·         You’ll have more energy. When you exercise, your body releases endorphins, which can mitigate pain and give you a sense of well-being. Those endorphins do a lot of things, including fighting against stress hormones, promoting healthy sleep, and giving you more energy[4]. The National Institute on Aging recommends exercise for older adults as a way to battle fatigue.

·         It fights cognitive decline. A study in the Comprehensive Physiology journal found that exercise on a regular basis improves cognitive health; the Alzheimer’s Association reported that regular exercise reduces your risk of Alzheimer’s or dementia by almost 50%. Simply getting 30 minutes of exercise three or four times a week is enough to make a difference.

·         It improves mobility. Mobility refers to the range of motion you have in your joints. The more mobile you are, the more likely you will be able to avoid falls and maintain better coordination. The better your mobility, the less pain you might feel, the easier it will be for you to move, walk, and reach for things, and it might even improve your flexibility as well (which is about increasing the length of your muscles)[5].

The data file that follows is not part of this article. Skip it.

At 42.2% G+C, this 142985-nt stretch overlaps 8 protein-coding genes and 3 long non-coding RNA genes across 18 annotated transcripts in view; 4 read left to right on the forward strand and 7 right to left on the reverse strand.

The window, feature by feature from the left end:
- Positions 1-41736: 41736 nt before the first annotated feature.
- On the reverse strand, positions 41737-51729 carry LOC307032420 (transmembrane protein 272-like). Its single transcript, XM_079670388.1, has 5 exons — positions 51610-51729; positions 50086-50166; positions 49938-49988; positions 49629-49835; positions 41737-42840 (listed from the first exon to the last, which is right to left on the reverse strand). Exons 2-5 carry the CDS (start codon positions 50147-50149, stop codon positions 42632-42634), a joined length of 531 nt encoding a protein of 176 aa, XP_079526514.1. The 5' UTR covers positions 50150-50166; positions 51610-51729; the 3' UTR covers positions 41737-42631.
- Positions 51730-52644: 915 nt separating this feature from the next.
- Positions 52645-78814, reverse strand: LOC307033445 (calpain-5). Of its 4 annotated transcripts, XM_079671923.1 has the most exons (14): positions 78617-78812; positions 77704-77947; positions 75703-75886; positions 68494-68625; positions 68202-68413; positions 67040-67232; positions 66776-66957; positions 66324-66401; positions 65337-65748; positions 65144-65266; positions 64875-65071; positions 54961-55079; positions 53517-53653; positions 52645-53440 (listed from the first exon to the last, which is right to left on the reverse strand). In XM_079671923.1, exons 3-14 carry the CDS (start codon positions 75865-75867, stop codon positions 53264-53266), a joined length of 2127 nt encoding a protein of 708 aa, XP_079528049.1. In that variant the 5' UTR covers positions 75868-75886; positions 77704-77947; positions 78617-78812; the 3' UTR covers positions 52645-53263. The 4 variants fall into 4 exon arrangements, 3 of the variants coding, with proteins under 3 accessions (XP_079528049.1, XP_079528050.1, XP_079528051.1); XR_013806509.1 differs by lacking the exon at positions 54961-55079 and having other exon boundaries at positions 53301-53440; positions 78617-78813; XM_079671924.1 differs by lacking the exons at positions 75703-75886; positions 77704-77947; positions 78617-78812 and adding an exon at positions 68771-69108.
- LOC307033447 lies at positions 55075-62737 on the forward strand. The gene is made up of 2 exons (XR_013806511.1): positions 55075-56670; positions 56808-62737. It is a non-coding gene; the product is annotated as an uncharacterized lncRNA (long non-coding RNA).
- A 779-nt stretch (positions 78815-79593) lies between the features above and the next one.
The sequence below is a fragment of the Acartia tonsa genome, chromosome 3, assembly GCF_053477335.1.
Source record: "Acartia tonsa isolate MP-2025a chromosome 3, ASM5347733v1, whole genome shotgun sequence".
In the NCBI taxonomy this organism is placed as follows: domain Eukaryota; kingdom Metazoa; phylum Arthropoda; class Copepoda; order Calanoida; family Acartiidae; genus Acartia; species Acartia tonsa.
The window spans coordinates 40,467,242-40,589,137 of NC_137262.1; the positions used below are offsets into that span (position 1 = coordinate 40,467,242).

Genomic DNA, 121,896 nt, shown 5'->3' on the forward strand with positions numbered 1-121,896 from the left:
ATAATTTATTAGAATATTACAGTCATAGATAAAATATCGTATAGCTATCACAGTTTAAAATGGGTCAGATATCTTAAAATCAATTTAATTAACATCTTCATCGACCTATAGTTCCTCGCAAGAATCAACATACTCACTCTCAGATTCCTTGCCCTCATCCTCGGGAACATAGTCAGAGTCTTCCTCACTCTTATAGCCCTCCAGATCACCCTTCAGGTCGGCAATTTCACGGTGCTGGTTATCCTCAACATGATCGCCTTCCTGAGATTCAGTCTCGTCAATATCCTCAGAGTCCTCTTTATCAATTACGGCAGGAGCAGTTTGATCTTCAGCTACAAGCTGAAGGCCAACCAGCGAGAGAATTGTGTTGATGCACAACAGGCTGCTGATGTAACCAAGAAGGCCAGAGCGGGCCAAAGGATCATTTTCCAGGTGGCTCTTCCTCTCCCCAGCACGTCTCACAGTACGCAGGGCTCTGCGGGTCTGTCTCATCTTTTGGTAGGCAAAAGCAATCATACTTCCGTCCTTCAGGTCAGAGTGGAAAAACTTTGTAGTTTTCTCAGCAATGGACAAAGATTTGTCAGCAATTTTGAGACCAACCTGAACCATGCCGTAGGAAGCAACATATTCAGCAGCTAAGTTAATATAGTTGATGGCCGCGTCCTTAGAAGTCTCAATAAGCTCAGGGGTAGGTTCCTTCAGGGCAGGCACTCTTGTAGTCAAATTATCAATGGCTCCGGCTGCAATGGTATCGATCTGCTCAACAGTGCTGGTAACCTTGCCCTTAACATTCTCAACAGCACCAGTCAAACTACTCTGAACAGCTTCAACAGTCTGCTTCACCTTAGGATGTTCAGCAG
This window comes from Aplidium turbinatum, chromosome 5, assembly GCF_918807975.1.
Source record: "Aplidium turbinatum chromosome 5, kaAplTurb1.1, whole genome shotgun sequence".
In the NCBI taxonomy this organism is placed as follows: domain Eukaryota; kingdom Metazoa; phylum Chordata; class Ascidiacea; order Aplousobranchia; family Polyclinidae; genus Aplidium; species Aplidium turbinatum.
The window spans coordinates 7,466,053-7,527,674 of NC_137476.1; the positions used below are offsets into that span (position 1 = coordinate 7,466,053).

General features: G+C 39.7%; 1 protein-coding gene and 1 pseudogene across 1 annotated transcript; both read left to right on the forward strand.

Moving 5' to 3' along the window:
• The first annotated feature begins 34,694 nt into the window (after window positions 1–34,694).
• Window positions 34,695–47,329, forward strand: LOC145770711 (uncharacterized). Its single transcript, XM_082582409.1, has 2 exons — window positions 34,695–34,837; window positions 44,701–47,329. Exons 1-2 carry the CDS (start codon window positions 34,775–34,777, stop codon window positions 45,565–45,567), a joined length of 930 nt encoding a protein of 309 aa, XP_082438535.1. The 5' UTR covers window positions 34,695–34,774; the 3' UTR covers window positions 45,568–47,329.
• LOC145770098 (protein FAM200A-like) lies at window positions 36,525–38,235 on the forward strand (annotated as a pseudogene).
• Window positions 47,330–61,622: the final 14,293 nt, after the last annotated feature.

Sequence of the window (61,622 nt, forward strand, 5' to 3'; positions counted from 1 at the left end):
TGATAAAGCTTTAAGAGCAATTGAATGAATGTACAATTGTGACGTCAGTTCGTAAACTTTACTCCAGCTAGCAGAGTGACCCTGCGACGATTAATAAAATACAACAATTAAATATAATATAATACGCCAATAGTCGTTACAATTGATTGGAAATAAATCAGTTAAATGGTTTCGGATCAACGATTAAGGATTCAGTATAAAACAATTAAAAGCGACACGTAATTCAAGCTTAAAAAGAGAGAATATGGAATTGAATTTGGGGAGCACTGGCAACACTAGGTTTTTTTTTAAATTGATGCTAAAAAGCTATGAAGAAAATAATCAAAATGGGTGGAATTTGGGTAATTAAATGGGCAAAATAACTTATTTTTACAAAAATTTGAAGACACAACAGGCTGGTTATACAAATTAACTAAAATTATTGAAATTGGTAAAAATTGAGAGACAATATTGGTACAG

·         You’ll be more independent. The more you move, the easier it becomes as your strength and stamina increase. That means that regular exercise promotes the ease of doing everyday things. This can include ease with bathing, walking, dressing, eating, and even using the restroom. These things will help you stay independent for longer, which can make it easier if aging in place is your goal[6].